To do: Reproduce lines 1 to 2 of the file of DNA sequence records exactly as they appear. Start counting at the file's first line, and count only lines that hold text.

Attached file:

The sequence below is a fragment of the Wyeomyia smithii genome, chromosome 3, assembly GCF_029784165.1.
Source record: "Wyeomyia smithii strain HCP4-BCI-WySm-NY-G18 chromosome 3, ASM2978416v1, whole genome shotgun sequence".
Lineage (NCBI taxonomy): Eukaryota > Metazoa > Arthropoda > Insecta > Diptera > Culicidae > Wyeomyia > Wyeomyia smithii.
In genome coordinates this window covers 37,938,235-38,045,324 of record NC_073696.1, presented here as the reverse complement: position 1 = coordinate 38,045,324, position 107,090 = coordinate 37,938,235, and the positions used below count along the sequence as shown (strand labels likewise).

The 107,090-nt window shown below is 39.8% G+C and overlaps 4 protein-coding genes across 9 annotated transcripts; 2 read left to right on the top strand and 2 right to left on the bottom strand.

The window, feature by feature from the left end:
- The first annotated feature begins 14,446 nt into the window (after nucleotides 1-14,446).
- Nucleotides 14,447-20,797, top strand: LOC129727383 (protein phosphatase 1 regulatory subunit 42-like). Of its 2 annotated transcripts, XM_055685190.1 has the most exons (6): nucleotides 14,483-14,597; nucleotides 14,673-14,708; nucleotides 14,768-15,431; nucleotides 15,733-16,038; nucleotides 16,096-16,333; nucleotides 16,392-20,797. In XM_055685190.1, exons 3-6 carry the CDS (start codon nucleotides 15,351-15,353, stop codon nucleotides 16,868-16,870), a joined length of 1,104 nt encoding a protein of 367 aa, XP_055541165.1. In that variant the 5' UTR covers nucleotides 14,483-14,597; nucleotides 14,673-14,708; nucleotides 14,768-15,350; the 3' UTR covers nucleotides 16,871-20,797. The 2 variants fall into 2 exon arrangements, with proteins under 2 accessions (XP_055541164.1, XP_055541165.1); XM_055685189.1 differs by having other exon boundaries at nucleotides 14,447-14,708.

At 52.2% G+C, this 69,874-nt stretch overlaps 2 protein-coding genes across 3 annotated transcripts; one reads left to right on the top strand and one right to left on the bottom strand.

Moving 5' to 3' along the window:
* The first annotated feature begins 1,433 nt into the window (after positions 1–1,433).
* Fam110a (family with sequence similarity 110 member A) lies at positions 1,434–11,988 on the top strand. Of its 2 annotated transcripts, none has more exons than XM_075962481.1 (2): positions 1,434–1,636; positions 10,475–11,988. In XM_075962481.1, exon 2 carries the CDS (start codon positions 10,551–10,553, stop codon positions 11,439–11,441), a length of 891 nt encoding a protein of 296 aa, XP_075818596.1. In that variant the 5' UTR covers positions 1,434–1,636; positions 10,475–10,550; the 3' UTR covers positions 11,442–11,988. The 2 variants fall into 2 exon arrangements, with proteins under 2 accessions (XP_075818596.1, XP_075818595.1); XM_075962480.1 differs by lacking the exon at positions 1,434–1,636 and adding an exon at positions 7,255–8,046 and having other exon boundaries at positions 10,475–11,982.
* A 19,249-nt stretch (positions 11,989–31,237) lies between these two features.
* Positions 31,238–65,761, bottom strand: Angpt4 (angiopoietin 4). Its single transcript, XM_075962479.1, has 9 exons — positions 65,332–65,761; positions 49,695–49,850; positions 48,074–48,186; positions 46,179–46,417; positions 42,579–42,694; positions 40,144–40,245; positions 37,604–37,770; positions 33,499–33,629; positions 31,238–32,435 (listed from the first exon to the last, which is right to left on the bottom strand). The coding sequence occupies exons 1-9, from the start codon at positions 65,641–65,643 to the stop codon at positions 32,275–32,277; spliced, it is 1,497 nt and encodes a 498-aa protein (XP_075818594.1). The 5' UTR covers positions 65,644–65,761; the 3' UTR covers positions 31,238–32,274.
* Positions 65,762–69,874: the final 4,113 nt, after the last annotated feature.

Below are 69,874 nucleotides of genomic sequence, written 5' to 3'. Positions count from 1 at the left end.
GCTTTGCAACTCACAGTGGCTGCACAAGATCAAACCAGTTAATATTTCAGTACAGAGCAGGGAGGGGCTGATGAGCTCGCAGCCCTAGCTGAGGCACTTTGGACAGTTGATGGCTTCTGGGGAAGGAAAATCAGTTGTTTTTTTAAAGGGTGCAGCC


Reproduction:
The sequence below is a fragment of the Wyeomyia smithii genome, chromosome 3, assembly GCF_029784165.1.
Source record: "Wyeomyia smithii strain HCP4-BCI-WySm-NY-G18 chromosome 3, ASM2978416v1, whole genome shotgun sequence".